Portugal and Uruguay are tied 1-1 in the second half of their round of 16 match, and while Portugal just equalized via a Pepe header, the first half was a one-sided affair. Uruguay looked very much like a better team, but obviously Portugal can’t be counted out thanks to Cristiano Ronaldo and his wonderful thighs.

Aside from Ronaldo’s physique, the hero of the first half was Luis Suarez. Of course, as usual, he was also the villain of the first halfWhile he didn’t bite anyone this time, he did manufacture two moments that highlighted the highs and lows of the Luis Suarez experience.

First, there was his impossibly inch-perfect cross to Edinson Cavani on Uruguay’s opener.

Here are a few replays. That ball is sublime, and credit Cavani for finding a way to get the ball into the goal, no matter which body part it comes off of.

And here’s the Telemundo call, because it’s always more fun:

So that’s the good. The bad came later, as Suarez dipped into his “Chris Paul but dirtier” bag of tricks to undercut a Portugese defender going for a header. He pulled the move earlier in the half and earned a foul; here, he attempts to draw a card by, well, acting as though he’d been struck in the skull with a tire iron.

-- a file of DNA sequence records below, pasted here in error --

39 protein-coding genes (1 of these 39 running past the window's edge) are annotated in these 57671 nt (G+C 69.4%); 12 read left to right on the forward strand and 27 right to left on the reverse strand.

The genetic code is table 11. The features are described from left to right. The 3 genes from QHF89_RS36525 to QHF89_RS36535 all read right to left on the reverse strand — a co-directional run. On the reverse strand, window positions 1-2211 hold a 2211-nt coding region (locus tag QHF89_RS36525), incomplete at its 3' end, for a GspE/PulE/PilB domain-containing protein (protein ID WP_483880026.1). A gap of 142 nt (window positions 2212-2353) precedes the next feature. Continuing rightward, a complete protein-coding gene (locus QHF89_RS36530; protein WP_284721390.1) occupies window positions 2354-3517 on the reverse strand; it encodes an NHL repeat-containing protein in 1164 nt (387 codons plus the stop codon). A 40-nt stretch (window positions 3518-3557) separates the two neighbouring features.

The ref didn’t award a foul, either because he saw what happened clearly or because he just assumed Suarez was embellishing. Play continued and Portugal won a corner at the other end of the field, all while Stuart Holden wondered why the game hadn’t been stopped for a head injury. It’s almost like that’s what Suarez was hoping to have happen!

Here are the replays, which showed absolutely no head contact:

Sure, there’s contact to Suarez’s back, but he initiated it with the back-in move, and then went down clutching his head in an effort to draw a card or worse, then stayed down in an effort to force a stoppage in play and derail the Portugese break.

We’ll see whether that particular karma comes back to, uh, bite Suarez as the game heads towards what could be a fun finish.

About Jay Rigdon

Jay is a writer and editor for The Comeback, and a contributor at Awful Announcing. He is not a strong swimmer.